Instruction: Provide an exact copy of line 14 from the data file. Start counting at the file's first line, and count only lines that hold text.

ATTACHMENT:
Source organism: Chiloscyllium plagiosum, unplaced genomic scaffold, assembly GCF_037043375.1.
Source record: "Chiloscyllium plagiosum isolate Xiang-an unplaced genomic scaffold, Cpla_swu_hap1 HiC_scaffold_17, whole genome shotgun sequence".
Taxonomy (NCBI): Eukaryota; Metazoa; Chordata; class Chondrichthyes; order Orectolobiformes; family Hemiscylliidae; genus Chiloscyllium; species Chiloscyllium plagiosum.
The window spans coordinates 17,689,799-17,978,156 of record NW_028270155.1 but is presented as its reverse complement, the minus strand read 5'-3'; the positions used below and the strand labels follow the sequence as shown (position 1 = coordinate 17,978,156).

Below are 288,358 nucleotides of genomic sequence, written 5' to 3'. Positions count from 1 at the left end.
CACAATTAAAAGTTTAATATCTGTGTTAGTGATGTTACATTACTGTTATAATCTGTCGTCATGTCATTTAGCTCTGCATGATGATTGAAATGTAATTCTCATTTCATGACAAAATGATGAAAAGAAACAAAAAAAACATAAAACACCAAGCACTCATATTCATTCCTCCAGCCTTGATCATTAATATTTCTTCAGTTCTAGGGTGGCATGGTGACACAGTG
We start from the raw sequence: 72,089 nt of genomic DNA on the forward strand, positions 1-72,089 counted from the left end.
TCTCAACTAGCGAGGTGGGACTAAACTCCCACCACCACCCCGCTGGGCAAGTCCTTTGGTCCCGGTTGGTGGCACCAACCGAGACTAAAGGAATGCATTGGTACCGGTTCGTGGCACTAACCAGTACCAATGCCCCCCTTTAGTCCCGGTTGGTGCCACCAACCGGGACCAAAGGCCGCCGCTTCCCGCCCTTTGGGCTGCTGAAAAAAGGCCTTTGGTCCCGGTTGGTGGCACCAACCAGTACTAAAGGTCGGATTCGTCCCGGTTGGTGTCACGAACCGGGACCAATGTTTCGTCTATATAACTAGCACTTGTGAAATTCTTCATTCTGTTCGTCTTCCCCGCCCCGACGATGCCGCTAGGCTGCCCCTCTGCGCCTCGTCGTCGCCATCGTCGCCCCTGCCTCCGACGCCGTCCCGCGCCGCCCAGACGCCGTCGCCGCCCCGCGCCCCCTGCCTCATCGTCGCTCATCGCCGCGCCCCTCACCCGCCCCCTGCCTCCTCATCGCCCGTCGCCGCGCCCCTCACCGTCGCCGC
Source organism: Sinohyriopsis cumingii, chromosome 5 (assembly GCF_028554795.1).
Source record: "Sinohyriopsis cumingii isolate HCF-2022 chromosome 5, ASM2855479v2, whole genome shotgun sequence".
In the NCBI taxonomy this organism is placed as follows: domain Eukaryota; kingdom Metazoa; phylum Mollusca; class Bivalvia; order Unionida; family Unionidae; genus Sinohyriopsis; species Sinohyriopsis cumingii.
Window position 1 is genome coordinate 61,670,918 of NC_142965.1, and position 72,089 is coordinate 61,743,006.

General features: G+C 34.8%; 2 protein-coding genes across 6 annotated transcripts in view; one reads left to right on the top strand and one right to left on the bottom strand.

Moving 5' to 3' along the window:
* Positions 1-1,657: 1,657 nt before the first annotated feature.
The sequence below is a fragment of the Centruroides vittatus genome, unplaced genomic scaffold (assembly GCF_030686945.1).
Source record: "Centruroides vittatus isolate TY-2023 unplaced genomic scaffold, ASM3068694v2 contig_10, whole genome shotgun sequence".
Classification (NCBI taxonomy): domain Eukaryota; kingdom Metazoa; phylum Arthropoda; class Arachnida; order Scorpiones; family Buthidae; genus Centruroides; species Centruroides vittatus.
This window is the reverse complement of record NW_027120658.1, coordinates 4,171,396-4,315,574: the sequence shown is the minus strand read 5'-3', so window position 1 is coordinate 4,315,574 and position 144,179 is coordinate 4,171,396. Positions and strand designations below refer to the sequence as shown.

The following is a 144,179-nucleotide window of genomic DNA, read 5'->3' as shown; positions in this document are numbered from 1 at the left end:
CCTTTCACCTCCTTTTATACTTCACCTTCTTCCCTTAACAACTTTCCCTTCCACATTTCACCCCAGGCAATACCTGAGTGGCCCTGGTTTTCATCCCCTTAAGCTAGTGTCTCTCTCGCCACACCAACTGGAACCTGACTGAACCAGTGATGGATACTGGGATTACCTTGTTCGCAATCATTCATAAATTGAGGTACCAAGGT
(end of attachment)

Moving 5' to 3' along the window: